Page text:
By ERIC X. VICCARO
City of Ste. Genevieve aldermen continued discussions on the levee property during a work session from Nov. 12.
The brief session lasting about 12 minutes also covered flood buyout property insurance.
Recently, the Joint Levee Commission convened for the first time in 16 years, approving Levee District No. 3 as an agency to convey property to the United States Fish and Wildlife Service (USFWS).
City administrator Happy Welch requested discussion on the matter because the city needs to establish a budget to expend funds from the Capital Projects Fund for signage along the levee.
Money also will be spent to put in a parking area for vehicles and to cover the cost of a survey to be performed that will subdivide the property so about a 70-acre tract on the east side can be donated to USFWS.
The piece of property will become part of the Middle Mississippi River National Wildlife Refuge – which will allow for a connection between Ste. Genevieve and the river.
Local historian Robert Mueller provided a map, and he was available through a Zoom teleconference to answer any questions during discussions.
Former tourism director Sandra Cabot and Ste. Genevieve Parks and Recreation Board member John Karel also were present.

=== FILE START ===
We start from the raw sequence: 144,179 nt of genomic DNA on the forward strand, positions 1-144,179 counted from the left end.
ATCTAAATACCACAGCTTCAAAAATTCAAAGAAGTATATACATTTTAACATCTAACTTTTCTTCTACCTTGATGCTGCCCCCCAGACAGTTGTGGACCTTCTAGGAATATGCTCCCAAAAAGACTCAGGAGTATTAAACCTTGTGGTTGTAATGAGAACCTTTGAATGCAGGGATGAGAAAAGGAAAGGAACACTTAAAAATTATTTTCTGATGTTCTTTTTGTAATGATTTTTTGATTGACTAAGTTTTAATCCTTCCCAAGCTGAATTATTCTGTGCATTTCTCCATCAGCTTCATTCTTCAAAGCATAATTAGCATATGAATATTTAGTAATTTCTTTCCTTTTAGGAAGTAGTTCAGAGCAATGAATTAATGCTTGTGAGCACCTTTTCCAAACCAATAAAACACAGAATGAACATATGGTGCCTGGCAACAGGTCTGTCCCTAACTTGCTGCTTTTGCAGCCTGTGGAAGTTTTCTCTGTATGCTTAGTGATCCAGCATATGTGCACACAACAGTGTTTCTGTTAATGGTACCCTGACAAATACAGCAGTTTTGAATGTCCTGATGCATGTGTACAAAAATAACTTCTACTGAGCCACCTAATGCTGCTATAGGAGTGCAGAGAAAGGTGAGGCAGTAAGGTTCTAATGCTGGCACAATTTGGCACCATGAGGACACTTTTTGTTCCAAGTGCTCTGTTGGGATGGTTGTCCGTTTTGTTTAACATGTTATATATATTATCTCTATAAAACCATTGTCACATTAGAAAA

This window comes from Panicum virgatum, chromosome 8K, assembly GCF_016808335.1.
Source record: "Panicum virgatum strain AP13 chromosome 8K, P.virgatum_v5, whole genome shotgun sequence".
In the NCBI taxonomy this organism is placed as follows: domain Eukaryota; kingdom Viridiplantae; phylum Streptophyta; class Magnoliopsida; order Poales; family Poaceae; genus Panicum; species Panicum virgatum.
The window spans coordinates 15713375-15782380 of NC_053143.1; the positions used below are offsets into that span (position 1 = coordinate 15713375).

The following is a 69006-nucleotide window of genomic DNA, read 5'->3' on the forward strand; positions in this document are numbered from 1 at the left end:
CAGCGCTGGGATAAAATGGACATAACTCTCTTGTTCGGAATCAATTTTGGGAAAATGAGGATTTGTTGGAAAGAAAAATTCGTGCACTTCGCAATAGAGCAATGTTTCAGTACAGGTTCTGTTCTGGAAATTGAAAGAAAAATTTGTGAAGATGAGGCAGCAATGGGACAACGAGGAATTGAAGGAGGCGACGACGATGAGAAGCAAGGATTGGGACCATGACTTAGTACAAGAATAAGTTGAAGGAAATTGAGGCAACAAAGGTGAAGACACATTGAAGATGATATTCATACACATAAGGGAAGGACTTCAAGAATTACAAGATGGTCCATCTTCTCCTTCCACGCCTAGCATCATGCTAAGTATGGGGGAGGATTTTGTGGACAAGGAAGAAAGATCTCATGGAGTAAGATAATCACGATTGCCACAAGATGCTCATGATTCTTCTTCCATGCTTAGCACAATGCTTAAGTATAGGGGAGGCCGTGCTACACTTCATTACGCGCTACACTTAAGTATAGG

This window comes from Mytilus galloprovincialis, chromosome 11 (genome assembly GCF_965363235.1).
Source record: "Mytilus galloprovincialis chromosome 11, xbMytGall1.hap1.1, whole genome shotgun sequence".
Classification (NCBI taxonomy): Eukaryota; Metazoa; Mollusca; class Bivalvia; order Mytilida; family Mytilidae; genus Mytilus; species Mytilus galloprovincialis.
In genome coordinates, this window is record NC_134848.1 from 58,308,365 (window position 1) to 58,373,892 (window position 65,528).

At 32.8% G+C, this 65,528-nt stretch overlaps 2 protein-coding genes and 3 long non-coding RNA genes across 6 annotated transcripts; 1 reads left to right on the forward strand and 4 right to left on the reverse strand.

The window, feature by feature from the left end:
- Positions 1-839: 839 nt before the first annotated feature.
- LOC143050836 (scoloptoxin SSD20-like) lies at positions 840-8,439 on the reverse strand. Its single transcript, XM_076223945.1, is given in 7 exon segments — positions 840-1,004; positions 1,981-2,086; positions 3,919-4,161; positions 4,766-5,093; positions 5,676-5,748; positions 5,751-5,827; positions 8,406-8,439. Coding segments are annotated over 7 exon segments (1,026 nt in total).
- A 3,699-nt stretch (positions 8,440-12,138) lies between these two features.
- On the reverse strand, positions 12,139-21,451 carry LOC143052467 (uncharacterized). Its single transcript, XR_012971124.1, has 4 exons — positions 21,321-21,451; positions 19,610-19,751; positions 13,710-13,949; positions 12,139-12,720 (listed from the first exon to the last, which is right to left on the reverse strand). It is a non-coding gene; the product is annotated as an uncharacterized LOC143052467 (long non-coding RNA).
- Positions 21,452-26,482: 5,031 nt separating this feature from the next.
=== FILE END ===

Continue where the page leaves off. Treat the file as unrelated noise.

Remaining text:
The board also must approve the naming of select areas in the area.
The entrance road to the parking area will be named in honor of ornithologist and noted conservationist Stormy Crawford, who died on July 17, 2015. Stormy’s mother, Lucille Jokerst Crawford, was a Ste. Genevieve native.
A trail extending east from the levee is expected to be named for Levee District No. 3 president Vern Bauman. Also, the borrow pit will be named Lake Audubon.
The city has estimated $15,000 is needed for the levee project, line items ranging from renaming ($900), the parking lot ($5,000), surveying ($6,000) and concrete kiosk pads for USFWS signs ($1,500).
The parking lot will be composed of mainly rock and limestone, and the area also will be cleaned up.
It’s expected to become the second budget amendment under capital projects. The city recently approved $65,000 in spending for a retaining wall near the intersection of Fifth and Washington Streets.
This topic will return as an action item at the regularly scheduled board of alderman meeting slated for Dec. 10.
Welch said the entire process of transferring the area to the USFWS will take up to two years.
City leaders also had talks for several minutes on what to do with the city’s maintenance agreement for flood buyout properties.
“We have bumped into some insurance companies that will not add the flood buyout property onto the homeowner’s policy,” Welch said in a memorandum to the aldermen.
“The reason given is that the homeowner does not possess the property leased from the city,” Welch continued, “and they, as the insurance company, will not add the city on as an additional insured to the existing property coverage.”
Also, it was recommended — in the public’s best interest — that the community garden on Main Street should not be required to carry additional insurance.
Welch noted the city has not had any previous incidents at these flood buyout properties in the past.
An amendment to the maintenance agreement will come before the board on Dec. 10.